The Rural Vote Is Again in Play

The midterms showed that rural voters must be an integral part of the Democratic strategy if they want to win in 2024.

George Goehl

John Fetterman declaring victory in his race for the open U.S. Senate seat in Pennsylvania. Joe Lamberti/ Getty Images

This spring I spent a couple of weeks traveling through the Midwest to meet with Democratic county chairs in rural areas. In my first meeting, before I could even take my seat, I got an earful about the struggle to simply get political yard signs out. This happened in nearly every meeting I had. These were committed and creative rural Democrats holding it all together with duct tape and bungee cords, crying for help.

It hasn’t always been this way. Former President Barack Obama won 43% of the rural vote in 2008 in what was an essential part of his coalition. Eight years later, those numbers dropped to 34% for Hillary Clinton. In 2020, Joe Biden improved the Democratic rural vote share by a percentage point or two in the states that mattered most, Wisconsin and Michigan, and carried the presidency. 

The good news is that, since former President Donald Trump was elected in 2016, a small but growing group of organizers have joined the ranks of those building Democratic power in rural communities. Those investments are beginning to pay off. The main proof is this year’s midterms: In states where Democrats won tough statewide elections November 8, they did so in part by improving their showing with rural voters.

In Michigan, Democratic Gov. Gretchen Whitmer turned the rural counties of Benzie, Grand Traverse, Muskegon and Isabella blue that went red for Trump in 2020. Pennsylvania Democrat John Fetterman’s campaign to seize an open Senate seat prioritized narrowing the gap in rural counties, including in his home turf on the western side of the state. Fetterman succeeded in every single county along the state’s western border. According to reporting from The Daily Yonder, which covers rural issues, the Fetterman campaign outperformed Biden’s 2020 rural showing by 2.4%. This was powered in part through rural turnout. The Daily Yonder reports that the turnout gap was biggest among rural voters and that Fetterman received 83% of the votes that Biden did in 2020, while Mehmet Oz garnered only 73% of the 2020 Trump vote” in rural areas. 

I never expected that we were going to turn these red counties blue, but we did what we needed to do, and we had that conversation across every one of those counties, and tonight that’s why I’ll be the next U.S. senator from Pennsylvania,” Fetterman said during his victory speech.

"I never expected that we were going to turn these red counties blue, but we did what we needed to do, and we had that conversation across every one of those counties, and tonight that's why I'll be the next U.S. senator from Pennsylvania," Fetterman said during his victory speech.

There are 676 counties across the country that voted for Obama in both 2008 and 2012. In 2016, nearly a third of those went to Trump. The greatest concentration of these counties is along the Mississippi River in the upper Midwest. Wisconsin’s Driftless Area was among the hardest-hit for Democrats in that 2016 election, but this year, Wisconsin Gov. Tony Evers put Vernon County back in the Democratic column for governor, moving the county more than 6 points toward Democrats and narrowing the gap in other small towns along the Mississippi.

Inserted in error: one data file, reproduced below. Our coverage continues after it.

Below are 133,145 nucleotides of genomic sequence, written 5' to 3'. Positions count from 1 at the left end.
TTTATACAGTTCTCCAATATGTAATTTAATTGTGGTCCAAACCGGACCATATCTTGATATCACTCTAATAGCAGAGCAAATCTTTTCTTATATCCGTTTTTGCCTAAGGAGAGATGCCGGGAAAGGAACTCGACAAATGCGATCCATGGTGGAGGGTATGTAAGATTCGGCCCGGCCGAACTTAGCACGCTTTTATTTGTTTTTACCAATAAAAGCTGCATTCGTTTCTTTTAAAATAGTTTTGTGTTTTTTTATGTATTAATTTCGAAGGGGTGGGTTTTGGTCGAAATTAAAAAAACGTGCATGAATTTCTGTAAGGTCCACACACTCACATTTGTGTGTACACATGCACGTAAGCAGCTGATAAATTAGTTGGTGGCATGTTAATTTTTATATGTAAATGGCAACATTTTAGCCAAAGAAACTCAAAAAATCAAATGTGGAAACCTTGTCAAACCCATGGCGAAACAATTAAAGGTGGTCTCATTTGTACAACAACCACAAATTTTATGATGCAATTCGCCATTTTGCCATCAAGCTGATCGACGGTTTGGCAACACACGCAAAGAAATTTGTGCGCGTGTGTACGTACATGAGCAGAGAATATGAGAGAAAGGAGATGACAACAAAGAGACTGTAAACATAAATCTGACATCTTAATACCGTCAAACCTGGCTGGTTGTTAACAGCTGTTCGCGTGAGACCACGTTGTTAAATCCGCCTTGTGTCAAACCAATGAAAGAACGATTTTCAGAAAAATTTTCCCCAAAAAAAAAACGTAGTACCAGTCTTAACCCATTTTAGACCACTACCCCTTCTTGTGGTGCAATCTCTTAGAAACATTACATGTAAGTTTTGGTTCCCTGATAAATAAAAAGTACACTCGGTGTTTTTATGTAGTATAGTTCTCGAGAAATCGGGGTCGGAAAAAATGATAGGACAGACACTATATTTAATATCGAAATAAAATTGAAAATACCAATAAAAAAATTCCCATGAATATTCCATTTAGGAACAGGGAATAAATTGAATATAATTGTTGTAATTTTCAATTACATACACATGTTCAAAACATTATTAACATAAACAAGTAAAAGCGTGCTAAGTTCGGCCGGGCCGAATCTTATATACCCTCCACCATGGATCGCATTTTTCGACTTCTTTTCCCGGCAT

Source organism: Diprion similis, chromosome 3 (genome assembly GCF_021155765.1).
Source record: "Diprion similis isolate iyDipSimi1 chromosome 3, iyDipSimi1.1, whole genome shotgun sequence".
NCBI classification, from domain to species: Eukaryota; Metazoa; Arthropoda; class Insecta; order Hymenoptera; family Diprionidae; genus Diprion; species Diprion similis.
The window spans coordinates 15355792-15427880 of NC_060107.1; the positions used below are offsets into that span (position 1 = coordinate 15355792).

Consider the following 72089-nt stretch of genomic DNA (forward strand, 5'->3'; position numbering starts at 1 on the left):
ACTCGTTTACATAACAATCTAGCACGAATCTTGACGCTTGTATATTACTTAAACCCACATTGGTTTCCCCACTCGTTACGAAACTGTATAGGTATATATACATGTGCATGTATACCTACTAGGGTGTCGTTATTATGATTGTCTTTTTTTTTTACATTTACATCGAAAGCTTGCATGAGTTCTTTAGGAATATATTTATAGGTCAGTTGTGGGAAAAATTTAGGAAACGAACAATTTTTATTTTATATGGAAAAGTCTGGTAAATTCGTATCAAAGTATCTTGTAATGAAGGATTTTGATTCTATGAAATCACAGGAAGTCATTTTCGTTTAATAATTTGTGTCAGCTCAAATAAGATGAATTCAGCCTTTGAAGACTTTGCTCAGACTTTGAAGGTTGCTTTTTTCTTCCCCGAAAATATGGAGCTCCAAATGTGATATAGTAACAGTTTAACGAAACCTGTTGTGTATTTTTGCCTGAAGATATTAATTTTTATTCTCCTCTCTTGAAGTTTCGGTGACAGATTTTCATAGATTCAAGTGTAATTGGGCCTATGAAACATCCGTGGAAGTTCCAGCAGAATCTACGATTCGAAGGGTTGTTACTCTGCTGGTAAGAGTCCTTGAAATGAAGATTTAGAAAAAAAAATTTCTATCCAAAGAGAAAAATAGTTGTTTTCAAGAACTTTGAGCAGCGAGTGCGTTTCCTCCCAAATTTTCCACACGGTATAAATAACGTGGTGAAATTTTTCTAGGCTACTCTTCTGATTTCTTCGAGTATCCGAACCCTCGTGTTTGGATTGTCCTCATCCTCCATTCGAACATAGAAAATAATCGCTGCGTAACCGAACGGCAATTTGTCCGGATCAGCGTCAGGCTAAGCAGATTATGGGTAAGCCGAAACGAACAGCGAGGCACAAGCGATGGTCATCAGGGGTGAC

The rural vote also helped power progressive champions to Congress during these midterm elections. Among the many progressives who outperformed expectations in rural counties is Marie Gluesenkamp Perez, who championed her working-class roots and standing up to corporate interests in Washington’s 3rd Congressional District, a perennial swing seat. Another is Democrat Gabe Vasquez, who narrowly defeated incumbent Republican Rep. Yvette Herrell in New Mexico’s 2nd District. He ran on a platform of good jobs, affordable healthcare and combating climate change.

I credit the improved showing for rural Democrats to two things: First, when you take something away from rural voters, they push back. We saw this during the midterm elections in 2018 as many rural voters rejected Republican efforts to repeal the Affordable Care Act, which played a big role in the blue wave that followed.

Catalist, an organization that gathers and analyzes election data, estimated a six-point swing in the rural vote from Republicans to Democrats from 2016 to 2018, with single rural white women and rural white voters aged 18 – 29 moving 17 and 16 points, respectively, from Republican to Democrat. That shift clearly happened again in 2022, as many rural voters were not about to sign off on Republicans taking away their right to an abortion. Rural Democrats helped fuel wins to protect the right to an abortion in Kentucky, Montana, Michigan, Vermont and California.

This trend first appeared in Kansas, a state that supported Trump by nearly 15 points over Biden in 2020 but voted earlier this year to uphold state constitutional protections for abortion rights.